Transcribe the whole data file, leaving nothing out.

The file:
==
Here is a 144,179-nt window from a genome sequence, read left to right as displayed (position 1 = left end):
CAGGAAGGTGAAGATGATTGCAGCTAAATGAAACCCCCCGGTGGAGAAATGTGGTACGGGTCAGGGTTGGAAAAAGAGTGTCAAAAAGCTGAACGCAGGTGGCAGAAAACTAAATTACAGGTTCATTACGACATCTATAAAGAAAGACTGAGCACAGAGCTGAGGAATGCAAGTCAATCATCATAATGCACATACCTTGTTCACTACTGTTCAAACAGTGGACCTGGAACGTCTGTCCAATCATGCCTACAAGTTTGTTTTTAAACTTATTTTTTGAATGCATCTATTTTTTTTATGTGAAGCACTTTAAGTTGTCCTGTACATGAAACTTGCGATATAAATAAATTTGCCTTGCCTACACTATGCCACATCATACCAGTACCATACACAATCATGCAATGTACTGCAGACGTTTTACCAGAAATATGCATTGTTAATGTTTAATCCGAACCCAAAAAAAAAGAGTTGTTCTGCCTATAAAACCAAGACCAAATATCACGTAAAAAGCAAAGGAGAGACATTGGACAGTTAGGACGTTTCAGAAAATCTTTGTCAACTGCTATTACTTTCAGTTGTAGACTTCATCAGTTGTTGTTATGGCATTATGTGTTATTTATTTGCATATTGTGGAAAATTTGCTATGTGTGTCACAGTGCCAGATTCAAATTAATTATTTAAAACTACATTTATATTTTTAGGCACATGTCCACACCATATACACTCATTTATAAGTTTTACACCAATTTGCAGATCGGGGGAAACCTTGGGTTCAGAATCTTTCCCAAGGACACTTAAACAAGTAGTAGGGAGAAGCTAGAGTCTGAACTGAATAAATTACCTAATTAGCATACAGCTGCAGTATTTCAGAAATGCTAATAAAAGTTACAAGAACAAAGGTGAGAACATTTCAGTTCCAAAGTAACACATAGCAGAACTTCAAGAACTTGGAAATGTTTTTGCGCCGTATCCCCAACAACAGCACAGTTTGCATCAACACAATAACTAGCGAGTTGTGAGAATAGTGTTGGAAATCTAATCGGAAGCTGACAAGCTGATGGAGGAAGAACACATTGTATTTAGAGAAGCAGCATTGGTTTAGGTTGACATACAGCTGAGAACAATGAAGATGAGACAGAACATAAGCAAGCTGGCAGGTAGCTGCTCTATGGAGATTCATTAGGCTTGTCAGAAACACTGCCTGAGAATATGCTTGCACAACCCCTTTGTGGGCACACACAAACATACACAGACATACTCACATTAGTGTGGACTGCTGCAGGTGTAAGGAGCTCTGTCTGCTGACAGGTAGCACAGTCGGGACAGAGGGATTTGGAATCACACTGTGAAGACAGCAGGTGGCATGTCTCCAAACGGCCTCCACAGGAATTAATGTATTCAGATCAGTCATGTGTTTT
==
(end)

Here is a 144,179-nt window from a genome sequence, read left to right as displayed (position 1 = left end):
CAGGAAGGTGAAGATGATTGCAGCTAAATGAAACCCCCCGGTGGAGAAATGTGGTACGGGTCAGGGTTGGAAAAAGAGTGTCAAAAAGCTGAACGCAGGTGGCAGAAAACTAAATTACAGGTTCATTACGACATCTATAAAGAAAGACTGAGCACAGAGCTGAGGAATGCAAGTCAATCATCATAATGCACATACCTTGTTCACTACTGTTCAAACAGTGGACCTGGAACGTCTGTCCAATCATGCCTACAAGTTTGTTTTTAAACTTATTTTTTGAATGCATCTATTTTTTTTATGTGAAGCACTTTAAGTTGTCCTGTACATGAAACTTGCGATATAAATAAATTTGCCTTGCCTACACTATGCCACATCATACCAGTACCATACACAATCATGCAATGTACTGCAGACGTTTTACCAGAAATATGCATTGTTAATGTTTAATCCGAACCCAAAAAAAAAGAGTTGTTCTGCCTATAAAACCAAGACCAAATATCACGTAAAAAGCAAAGGAGAGACATTGGACAGTTAGGACGTTTCAGAAAATCTTTGTCAACTGCTATTACTTTCAGTTGTAGACTTCATCAGTTGTTGTTATGGCATTATGTGTTATTTATTTGCATATTGTGGAAAATTTGCTATGTGTGTCACAGTGCCAGATTCAAATTAATTATTTAAAACTACATTTATATTTTTAGGCACATGTCCACACCATATACACTCATTTATAAGTTTTACACCAATTTGCAGATCGGGGGAAACCTTGGGTTCAGAATCTTTCCCAAGGACACTTAAACAAGTAGTAGGGAGAAGCTAGAGTCTGAACTGAATAAATTACCTAATTAGCATACAGCTGCAGTATTTCAGAAATGCTAATAAAAGTTACAAGAACAAAGGTGAGAACATTTCAGTTCCAAAGTAACACATAGCAGAACTTCAAGAACTTGGAAATGTTTTTGCGCCGTATCCCCAACAACAGCACAGTTTGCATCAACACAATAACTAGCGAGTTGTGAGAATAGTGTTGGAAATCTAATCGGAAGCTGACAAGCTGATGGAGGAAGAACACATTGTATTTAGAGAAGCAGCATTGGTTTAGGTTGACATACAGCTGAGAACAATGAAGATGAGACAGAACATAAGCAAGCTGGCAGGTAGCTGCTCTATGGAGATTCATTAGGCTTGTCAGAAACACTGCCTGAGAATATGCTTGCACAACCCCTTTGTGGGCACACACAAACATACACAGACATACTCACATTAGTGTGGACTGCTGCAGGTGTAAGGAGCTCTGTCTGCTGACAGGTAGCACAGTCGGGACAGAGGGATTTGGAATCACACTGTGAAGACAGCAGGTGGCATGTCTCCAAACGGCCTCCACAGGAATTAATGTATTCAGATCAGTCATGTGTTTT